Common Refrigerants Used Air Conditioners

Refrigerant is what gives your air conditioner the tools it needs to keep your home cool. If you need refrigerant for your air conditioner or you are curious about what type it takes, call USA Home Improvement at (844) 468-7244.

Do not treat your refrigerant as an afterthought. If you’re shopping for a new air conditioning unit, it is a good idea to look into what type of refrigerant you want it to use. Consider cost and energy efficiency.

Some older refrigerants are getting phased out to make room for new, more energy-efficient options. So, the type you choose will have an impact on upfront cost as well as your energy bills down the road.

What Type of Refrigerant Does Your Unit Use Now?

Your air conditioning unit should list the type of refrigerant it takes on the outside of the unit. It is displayed on a large plate or sticker on either the evaporator or the compressor. It could read Freon, Puron, R22, R-410A, or a few other combinations of numbers and letters to identify the cool agent.

You should know what type of refrigerant is being used by your current system before you replace the refrigerant because they are not interchangeable. You could do a lot of damage to your air conditioning unit by trying to refill it with the wrong type of refrigerant.

Always talk to an experienced technician if you do not know what to do. It is possible to convert your unit to another type of refrigerant for greater efficiency, but it will require the expertise of a professional because it can be hazardous.

Types of Refrigerants

There are two categories of refrigerants used today. Hydrochlorofluorocarbons (HCFCs) are on their way out. They are making room for more energy-efficient hydrofluorocarbons (HFCs). HCFCs have chlorine in the molecules and are destructive to the ozone much more so than HFCs.

Most new air conditioning units use HFCs, but there are still some units that use HCFCs. If you have an older unit, it may take HCFCs, which are still available. But there will soon be a day that they need to be converted.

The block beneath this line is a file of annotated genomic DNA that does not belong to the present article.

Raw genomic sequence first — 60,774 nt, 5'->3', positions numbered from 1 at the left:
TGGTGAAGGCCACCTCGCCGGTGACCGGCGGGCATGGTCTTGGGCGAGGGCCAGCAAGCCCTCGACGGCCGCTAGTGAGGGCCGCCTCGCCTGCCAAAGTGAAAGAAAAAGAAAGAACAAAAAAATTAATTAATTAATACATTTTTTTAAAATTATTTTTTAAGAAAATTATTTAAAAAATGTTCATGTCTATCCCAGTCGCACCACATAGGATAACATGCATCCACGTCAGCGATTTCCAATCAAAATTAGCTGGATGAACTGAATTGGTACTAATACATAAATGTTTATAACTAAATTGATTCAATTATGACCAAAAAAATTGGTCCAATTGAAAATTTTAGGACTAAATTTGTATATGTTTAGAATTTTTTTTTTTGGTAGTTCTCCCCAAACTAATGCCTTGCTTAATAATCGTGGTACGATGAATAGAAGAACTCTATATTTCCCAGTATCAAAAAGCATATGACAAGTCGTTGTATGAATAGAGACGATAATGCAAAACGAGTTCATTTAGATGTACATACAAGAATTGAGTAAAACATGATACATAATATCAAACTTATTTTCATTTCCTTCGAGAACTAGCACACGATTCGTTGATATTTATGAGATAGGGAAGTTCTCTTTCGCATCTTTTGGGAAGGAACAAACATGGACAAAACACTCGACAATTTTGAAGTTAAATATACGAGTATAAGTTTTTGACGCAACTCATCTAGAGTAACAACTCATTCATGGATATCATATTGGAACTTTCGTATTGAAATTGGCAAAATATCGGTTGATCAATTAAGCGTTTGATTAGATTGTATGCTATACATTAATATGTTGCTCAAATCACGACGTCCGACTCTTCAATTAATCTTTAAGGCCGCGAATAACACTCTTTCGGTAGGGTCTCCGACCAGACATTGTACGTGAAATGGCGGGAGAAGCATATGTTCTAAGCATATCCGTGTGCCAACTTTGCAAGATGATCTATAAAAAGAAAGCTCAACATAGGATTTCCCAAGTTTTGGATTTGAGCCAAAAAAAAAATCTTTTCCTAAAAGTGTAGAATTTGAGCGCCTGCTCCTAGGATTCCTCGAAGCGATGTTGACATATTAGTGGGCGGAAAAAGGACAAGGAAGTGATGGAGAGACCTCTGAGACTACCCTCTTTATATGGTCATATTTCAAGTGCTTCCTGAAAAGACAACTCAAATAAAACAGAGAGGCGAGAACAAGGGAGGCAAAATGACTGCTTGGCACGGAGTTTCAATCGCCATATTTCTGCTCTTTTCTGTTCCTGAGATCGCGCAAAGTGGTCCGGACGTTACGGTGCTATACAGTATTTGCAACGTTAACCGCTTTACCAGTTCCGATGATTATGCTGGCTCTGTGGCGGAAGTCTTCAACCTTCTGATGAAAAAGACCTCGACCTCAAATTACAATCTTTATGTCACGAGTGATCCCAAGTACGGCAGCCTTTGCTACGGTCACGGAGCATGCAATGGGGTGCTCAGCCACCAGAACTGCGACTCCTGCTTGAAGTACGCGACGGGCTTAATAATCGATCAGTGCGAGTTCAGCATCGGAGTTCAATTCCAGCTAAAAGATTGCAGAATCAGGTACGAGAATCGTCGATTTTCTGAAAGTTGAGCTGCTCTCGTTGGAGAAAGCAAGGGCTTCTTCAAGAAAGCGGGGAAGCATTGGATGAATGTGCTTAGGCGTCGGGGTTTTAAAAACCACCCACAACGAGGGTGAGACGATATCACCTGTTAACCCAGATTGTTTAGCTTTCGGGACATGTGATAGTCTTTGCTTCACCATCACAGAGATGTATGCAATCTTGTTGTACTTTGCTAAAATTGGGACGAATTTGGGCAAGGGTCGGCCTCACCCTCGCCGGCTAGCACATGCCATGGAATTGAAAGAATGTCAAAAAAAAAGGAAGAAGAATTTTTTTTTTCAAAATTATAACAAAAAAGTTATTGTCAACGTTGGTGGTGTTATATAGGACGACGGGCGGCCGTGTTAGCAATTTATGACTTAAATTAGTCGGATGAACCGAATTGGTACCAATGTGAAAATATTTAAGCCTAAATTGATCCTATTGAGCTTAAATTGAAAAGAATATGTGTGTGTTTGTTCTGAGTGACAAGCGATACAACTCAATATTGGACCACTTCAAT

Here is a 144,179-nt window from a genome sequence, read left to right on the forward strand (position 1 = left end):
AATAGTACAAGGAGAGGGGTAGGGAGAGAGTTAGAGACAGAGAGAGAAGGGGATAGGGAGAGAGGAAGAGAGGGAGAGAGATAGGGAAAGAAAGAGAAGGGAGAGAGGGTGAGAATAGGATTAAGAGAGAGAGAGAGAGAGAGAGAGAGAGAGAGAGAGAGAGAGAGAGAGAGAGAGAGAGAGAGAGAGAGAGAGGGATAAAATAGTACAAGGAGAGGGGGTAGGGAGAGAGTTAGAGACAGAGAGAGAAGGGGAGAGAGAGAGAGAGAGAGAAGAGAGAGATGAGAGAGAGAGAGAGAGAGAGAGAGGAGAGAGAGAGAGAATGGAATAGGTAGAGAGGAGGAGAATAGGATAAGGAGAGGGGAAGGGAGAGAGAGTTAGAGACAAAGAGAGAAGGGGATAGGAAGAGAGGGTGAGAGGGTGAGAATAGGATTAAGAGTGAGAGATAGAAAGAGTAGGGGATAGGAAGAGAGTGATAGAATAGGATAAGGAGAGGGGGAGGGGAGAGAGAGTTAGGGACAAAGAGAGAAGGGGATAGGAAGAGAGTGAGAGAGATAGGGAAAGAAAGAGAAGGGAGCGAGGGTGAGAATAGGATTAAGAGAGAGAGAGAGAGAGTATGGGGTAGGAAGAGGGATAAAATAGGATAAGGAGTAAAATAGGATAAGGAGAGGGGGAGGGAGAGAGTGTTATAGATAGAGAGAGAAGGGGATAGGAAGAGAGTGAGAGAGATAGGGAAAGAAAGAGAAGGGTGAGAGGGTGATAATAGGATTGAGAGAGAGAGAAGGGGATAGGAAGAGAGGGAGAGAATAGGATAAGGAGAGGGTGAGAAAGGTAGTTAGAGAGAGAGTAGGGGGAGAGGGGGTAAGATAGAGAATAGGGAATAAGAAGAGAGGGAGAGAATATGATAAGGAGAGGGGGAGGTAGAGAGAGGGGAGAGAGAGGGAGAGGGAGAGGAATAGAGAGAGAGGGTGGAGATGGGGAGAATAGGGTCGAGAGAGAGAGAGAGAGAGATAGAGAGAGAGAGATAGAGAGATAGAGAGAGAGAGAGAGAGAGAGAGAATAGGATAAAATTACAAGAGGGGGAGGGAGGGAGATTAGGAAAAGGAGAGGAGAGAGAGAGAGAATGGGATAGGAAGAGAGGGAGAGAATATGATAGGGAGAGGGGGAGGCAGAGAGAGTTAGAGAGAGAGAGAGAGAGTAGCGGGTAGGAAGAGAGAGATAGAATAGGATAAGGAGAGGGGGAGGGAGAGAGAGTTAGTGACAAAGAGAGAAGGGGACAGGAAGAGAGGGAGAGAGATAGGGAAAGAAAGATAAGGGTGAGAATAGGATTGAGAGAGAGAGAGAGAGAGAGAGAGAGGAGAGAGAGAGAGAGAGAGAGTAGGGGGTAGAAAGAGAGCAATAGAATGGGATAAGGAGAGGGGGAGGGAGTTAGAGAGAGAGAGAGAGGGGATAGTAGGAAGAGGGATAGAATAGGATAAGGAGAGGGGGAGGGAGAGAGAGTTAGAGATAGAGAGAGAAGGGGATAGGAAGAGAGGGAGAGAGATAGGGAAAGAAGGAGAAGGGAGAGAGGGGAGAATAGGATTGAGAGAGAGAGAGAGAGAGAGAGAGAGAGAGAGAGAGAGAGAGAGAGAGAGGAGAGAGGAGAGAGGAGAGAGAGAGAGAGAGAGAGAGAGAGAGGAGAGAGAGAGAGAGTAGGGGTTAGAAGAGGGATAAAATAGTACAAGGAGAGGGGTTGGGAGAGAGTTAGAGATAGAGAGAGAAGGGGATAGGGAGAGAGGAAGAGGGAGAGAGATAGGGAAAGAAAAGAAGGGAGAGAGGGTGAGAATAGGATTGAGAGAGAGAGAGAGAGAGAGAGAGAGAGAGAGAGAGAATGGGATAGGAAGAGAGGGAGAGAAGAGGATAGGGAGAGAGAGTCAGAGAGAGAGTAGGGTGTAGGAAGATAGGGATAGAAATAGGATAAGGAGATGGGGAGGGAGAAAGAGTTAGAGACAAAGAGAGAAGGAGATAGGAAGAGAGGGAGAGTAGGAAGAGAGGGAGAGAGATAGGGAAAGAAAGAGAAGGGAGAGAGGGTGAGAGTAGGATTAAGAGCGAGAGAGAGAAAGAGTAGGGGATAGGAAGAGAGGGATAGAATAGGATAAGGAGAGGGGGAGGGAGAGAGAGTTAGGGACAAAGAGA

This type of refrigerant is an HFC. It is used a lot in new air conditioning units, and it does a great job of replacing old HCFC refrigerants. It is a mixture of R-32 and R-125 for better cooling performance. It also won’t harm the ozone, which has led to rapid, widespread adoption by many manufacturers.

R-410A can be expensive, but the price fluctuates as the demand increases. A 25-pound canister can cost as much as $150, and sometimes more.


R22 is more commonly referred to as Freon. Freon is the brand name and is the most widely available type of refrigerant for older air conditioning units. However, this is an HCFC, so it’s being phased out as much as possible.

While Freon is non-toxic, non-flammable, and has a low heat transfer coefficient, it causes ozone destruction because of its chlorine content. You may pay as much as $300 for a canister of Freon, making it a pricey refrigerant solution. Keep in mind there are new refrigerant regulations starting in 2020 that may require you to replace older ac units that use Freon.

Solutions for Banned Refrigerants

If the type of refrigerant in your air conditioning unit is banned, it still may be available for purchase at a select number of retailers or through a professional. But it’s best to upgrade your unit for safety and cost-effectiveness instead. It’s better for you and better for the environment.

If you need help determining what type of refrigerant your unit uses or you need an upgrade, call USA Home Improvement at (844) 468-7244 today.